Poster for Christmas Ever After on Lifetime with Ali Stroker and Daniel di TomassoLos Angeles, CA, Dec. 10 – It’s that time of the year again – the holiday season, and that means Christmas Movies. But there is one in particular that stands out from most.

Lifetime Networks’ “Christmas Ever After” tells the story of romance novelist Izzi struggling to write her popular book series’ newest installment. A Christmas vacation to her favorite bed and breakfast turns into a getaway to spark inspiration to clear her writer’s block.

Tony award-winning actress Ali Stroker makes history again as the first woman in a wheelchair to play the female protagonist in this Christmas romance film. The best part of the movie is her disability. Her disability wasn’t the film’s focus or even mentioned; everything was accessible and seamless for the starlet. They even showed her driving a car with her chair in the passenger seat; as a fellow wheelchair user, that was so relatable. No one asked her if she needed help. Others never questioned her competence and ability to accomplish her goals. She was quite supportive and helpful to everyone around her as well. [continue reading…]

Logos for the Harnisch Foundation and RespectAbilityLos Angeles, December 10 – It’s a match made in intersectional heaven as The Harnisch Foundation says “we do” support the disability advocacy nonprofit RespectAbility with a new grant.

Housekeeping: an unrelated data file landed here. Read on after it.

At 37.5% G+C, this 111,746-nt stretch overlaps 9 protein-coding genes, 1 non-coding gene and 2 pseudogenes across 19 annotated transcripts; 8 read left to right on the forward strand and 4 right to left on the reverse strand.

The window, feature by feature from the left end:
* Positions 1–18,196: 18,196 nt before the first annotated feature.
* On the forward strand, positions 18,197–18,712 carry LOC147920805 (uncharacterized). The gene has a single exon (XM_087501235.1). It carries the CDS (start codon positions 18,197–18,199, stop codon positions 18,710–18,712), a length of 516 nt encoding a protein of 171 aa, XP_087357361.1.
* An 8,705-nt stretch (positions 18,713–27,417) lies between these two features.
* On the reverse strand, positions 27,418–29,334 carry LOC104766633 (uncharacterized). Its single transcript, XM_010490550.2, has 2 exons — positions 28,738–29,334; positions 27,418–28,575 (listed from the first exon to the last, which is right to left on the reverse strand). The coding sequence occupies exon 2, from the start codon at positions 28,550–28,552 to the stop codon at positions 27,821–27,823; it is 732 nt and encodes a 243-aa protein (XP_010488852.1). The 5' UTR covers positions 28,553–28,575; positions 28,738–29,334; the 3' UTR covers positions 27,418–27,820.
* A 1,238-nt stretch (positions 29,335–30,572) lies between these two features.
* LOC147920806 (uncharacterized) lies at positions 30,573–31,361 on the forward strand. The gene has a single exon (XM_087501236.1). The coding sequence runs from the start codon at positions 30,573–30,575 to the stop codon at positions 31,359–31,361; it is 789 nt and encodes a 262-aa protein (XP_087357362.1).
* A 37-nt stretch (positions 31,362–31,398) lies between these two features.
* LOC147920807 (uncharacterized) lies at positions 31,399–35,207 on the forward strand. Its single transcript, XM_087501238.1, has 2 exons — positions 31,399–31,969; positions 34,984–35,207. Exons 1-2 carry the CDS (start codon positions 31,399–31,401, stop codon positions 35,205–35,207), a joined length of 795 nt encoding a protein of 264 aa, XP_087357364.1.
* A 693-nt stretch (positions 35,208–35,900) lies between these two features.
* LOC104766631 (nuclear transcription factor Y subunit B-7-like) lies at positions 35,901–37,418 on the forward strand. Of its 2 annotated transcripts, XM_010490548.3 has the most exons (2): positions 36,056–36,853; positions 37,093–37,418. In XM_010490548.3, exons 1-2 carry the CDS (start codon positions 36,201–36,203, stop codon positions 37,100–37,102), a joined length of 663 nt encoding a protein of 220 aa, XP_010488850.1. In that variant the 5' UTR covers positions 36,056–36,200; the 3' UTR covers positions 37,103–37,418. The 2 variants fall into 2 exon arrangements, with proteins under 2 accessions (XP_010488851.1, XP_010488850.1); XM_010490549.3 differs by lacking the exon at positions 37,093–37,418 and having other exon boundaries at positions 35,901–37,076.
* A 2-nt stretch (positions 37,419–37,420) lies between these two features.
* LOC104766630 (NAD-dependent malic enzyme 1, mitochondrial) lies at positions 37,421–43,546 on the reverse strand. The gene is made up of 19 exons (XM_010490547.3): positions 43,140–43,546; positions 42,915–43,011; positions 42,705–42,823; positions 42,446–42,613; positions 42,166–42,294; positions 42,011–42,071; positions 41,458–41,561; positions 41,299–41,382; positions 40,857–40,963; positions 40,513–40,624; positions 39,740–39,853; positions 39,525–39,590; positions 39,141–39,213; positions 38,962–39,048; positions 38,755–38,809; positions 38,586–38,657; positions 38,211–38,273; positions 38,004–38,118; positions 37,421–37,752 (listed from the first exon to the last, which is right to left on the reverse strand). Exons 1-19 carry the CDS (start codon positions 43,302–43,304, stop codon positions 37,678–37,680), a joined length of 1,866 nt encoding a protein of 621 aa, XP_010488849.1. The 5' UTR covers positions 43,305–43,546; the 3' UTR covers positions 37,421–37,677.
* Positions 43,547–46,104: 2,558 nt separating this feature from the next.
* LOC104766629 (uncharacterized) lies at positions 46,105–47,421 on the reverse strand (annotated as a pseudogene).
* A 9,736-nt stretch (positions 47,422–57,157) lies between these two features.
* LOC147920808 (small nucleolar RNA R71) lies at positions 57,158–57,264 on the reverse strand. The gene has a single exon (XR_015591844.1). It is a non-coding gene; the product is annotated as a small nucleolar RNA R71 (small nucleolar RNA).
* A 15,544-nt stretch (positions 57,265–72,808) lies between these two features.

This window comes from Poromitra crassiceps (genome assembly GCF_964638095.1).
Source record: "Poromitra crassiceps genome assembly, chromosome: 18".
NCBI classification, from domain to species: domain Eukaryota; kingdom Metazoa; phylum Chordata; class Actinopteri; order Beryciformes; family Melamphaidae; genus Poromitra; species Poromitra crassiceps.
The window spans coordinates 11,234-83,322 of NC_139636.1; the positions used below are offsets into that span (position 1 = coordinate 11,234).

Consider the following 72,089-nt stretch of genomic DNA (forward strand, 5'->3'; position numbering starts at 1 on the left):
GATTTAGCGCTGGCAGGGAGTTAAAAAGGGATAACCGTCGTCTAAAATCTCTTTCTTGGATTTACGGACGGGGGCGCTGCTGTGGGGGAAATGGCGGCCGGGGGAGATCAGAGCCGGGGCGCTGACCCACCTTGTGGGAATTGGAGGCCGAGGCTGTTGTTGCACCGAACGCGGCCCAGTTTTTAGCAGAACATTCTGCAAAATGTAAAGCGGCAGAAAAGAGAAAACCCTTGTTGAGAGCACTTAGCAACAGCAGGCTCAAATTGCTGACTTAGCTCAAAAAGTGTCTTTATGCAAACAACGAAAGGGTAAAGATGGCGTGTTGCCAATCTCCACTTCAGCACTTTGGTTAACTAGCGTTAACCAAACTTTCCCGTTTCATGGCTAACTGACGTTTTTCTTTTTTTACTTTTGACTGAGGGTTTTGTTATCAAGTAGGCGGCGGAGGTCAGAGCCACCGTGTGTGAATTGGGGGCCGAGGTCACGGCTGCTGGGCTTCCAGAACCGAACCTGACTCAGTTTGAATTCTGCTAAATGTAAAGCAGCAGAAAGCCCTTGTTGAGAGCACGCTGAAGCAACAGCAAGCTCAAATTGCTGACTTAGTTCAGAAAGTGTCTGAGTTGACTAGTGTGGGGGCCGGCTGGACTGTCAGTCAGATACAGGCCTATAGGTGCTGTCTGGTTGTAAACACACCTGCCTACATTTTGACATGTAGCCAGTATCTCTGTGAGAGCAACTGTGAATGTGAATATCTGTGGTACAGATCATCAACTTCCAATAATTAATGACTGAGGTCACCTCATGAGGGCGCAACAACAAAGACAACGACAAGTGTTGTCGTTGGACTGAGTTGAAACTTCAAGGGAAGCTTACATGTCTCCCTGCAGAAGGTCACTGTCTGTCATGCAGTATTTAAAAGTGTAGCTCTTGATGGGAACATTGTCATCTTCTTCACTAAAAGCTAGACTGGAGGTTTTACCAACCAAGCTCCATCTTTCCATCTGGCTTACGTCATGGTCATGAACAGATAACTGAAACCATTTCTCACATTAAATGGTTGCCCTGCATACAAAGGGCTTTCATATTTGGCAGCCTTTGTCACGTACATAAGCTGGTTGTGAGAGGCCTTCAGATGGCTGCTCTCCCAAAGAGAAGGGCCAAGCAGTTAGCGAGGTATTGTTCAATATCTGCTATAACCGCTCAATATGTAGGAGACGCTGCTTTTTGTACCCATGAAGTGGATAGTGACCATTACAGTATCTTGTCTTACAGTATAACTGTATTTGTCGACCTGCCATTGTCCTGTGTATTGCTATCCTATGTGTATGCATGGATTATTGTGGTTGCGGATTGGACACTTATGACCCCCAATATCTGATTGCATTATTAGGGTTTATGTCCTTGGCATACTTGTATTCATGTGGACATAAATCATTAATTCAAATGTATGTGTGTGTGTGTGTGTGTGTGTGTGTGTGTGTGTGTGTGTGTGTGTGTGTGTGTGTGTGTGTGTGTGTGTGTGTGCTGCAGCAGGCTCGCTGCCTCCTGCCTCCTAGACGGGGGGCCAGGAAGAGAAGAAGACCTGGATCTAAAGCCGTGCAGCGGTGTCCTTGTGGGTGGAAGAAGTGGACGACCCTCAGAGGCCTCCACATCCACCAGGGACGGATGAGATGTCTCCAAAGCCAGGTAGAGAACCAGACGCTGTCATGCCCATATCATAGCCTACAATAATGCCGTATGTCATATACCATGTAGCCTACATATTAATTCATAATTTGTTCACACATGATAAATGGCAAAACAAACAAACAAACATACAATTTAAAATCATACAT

Both organizations work to create equitable and accessible opportunities to advance equity and accessibility in Hollywood. RespectAbility fights stigmas and works to ensure that people with disabilities can participate in every aspect of community.

That includes authentic representation in media, especially in the movies and television shows that tell us what society looks like. So many cultural and physical barriers have limited the number of people with lived disability experience in positions of authority throughout the overall story-telling process. [continue reading…]

A scene from Alive with a caretaker speaking to another woman with a disability. Subtitle reads "Let's create a Tinder profile for you."Los Angeles, CA, Dec. 9 – In recent years there has been a bevy of films exploring the idiosyncrasies of dating while disabled. Rarely do these films accurately capture the nuances involved with sex and disability. Alive, written and directed by Jimmy Olsson, is a refreshing short that captures essential yet unseen aspects of interabled relationships, both romantic and platonic.